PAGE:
In this train of thought, I had done myself proud at least in one sense: I assessed and affirmed my worth. I knew what I had to offer. Regardless, I still ventured down the road of shallow comparison looking to the works of others that I envied to be my own. If not sourced for inspiration, than comparison never really did anyone any good. Adding to the point that I was not much one driven to a compete, these comparisons of accomplishment were not in my favour. At the end, I am left with a heady concoction of guilt, time wasted on rumination, and the strong bite of self-critique… with just a sprig of frustration to round it all off.

Left unoccupied with engaging material, the mind wanders idly into the forlorn realm of ‘the self’ where it starts to look for the root of the problem. Psychology could partly view self-attribution of personal difficulty as being very empowering. However, in our striving to better ourselves and in the habit of exercising self-blame by taking responsibility for our own troubles, we mix criticism into the brew of our introspection instead of taking stock of our value. Is it not astounding how we are resourceful when faced with tangible crisis, but less so when faced with inner struggle?

Accomplishment in a time of crisis

Somehow, I had built forth on the perception that I needed to squeeze something from the fruits of my talents to serve to the world. The time was ripe for the picking; the moment plump and juicy with the potential it promised to yield something tasteful.

Artists, writers, and influencers were sharing their unique contributions with the world, and I was suffering an evaluation apprehension to do the same. Life was giving us lemons, yet I could not even seem to make lemonade when everyone else was mixing cocktails. While many creators were getting drunk on accomplishment in a time of crisis, I was getting more and more sober on my own perceived shortcoming.

If I could not add worth to the world as a wordsmith, then what was I actually doing?

I was at a loss without the volubility of my inner voice. The erudite, analytical and novel ideas that sprung up from my self-talk seemed fairly barren compared to the halcyon days of blooming topics I once had in reserve. It was not so much that the world had nothing going on worth writing about. But when pandemics, suffocating healthcare systems, and crippling economies are the banter or the day, I’d far rather read on the sense spoken by experts, analysts, academics and researchers as opposed to posing as one myself. The world sorely needed the voice of logic, not the voice of jesters wishing they had some to spare. The price had already been paid in taking heed of knowledge that was not to the benefit of a much-needed solution. Societies now needed to evade the charismatic blows thown by charlatans and instead listen to the warnings of the educated.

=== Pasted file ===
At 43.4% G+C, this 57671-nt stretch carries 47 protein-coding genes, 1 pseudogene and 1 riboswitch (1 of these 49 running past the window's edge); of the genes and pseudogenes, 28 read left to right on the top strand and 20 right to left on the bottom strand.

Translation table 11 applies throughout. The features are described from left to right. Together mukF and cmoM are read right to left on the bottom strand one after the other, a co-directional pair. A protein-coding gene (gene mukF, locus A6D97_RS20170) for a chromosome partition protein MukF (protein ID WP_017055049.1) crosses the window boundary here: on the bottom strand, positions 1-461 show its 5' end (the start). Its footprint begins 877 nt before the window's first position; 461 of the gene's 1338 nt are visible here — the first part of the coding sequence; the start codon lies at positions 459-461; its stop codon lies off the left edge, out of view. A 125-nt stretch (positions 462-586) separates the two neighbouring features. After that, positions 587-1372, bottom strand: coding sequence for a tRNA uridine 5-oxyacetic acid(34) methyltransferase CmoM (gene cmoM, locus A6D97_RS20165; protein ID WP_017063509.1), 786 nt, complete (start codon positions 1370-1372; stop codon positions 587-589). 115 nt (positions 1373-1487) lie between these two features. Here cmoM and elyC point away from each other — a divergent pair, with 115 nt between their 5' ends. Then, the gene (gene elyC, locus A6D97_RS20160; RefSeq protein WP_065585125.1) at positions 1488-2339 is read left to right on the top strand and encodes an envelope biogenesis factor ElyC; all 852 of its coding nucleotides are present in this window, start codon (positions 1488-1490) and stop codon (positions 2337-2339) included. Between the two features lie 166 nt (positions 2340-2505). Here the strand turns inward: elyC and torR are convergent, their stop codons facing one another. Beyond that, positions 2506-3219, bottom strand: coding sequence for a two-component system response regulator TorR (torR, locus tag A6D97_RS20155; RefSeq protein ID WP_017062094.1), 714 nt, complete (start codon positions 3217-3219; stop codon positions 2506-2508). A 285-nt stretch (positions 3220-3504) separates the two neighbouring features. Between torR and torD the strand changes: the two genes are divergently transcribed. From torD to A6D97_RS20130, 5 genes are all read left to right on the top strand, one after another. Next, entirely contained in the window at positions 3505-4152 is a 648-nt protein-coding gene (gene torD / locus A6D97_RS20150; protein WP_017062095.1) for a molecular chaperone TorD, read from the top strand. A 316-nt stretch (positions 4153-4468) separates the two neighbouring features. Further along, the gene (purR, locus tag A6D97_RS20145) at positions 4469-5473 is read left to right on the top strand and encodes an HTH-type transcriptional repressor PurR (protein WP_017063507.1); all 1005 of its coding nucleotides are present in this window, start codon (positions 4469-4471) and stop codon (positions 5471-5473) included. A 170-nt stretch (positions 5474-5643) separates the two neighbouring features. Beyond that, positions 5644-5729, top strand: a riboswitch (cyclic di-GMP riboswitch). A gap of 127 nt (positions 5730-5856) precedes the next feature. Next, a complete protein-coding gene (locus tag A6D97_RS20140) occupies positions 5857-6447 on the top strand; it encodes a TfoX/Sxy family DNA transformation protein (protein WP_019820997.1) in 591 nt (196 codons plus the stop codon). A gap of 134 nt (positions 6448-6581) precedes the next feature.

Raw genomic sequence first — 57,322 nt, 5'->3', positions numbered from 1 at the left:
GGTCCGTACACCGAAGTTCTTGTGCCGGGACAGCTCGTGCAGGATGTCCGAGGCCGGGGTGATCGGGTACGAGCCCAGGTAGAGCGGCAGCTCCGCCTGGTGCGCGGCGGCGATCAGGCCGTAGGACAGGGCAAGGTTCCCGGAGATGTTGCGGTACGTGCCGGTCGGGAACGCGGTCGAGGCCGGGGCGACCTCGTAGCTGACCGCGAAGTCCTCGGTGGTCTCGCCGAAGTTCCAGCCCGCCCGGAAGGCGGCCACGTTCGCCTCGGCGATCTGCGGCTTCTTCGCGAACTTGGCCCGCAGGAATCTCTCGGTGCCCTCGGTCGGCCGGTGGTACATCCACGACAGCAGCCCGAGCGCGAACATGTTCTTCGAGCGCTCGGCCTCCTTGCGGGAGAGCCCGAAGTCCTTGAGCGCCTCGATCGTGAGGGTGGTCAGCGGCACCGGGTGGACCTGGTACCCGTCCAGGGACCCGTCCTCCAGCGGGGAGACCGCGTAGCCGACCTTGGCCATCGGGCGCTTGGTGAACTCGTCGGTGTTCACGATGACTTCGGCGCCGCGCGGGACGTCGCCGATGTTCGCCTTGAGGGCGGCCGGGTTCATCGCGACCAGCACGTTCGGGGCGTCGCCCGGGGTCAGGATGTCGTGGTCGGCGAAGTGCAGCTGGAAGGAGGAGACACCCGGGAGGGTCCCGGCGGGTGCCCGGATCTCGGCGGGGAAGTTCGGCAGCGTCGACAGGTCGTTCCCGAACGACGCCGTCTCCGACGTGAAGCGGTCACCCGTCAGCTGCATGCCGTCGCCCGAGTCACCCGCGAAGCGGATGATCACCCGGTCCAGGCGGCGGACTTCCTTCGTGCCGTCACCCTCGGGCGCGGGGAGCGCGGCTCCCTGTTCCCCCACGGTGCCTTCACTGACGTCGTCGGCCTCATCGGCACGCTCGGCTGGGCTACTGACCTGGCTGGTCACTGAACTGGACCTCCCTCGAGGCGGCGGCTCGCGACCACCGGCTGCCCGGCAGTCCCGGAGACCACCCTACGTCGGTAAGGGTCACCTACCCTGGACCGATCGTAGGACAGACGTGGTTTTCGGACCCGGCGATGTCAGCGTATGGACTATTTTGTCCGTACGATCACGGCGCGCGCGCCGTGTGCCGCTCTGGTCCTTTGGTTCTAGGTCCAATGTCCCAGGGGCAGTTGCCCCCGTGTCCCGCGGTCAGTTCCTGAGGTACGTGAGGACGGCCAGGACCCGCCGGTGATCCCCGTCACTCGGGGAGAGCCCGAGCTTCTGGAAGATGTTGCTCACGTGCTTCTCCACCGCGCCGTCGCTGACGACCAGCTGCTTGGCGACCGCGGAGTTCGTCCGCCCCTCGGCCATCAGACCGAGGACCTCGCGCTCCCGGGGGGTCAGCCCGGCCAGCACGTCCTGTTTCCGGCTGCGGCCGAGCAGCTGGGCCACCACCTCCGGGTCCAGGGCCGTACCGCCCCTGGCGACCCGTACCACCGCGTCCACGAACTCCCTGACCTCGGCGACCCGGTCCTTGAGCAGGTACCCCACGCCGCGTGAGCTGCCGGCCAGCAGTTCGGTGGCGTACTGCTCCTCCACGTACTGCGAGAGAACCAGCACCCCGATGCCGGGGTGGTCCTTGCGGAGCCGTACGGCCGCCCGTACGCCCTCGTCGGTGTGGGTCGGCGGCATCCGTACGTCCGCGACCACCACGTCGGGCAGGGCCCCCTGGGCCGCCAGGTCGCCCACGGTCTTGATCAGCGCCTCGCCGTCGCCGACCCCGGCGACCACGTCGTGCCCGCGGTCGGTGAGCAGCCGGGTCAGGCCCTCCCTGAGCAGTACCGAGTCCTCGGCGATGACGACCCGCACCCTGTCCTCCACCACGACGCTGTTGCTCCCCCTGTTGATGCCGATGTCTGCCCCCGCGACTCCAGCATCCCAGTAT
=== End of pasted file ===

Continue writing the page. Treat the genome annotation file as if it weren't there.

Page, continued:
Considering the crisis we all face, I reprimanded any attempt at writing something that could be a distraction, a whimsical release, or some late and unwelcome conjecture formed in light of a lack of knowledge. The pragmatic contribution of the hard sciences was not something I could add to during this time. And while I was perhaps academically versed in the discourse to be held around the effect on social dynamics, there was enough noise being made on that front by experts who already needed to feel included.

Right now, I felt like nothing more but the run-of-the mill citizen – locked down, locked away, and locked in with musings on the wasting worth of a wordsmith. I was etching away at incomplete sentences and clever quips out of a a starving attempt to write something digestible. So is the bane of creative comparison. It leaves us fiddling away at ideas that are not worth our time; all for the sake of supplementing the effort we feel we need to extend when we measure our contributions by the output of others.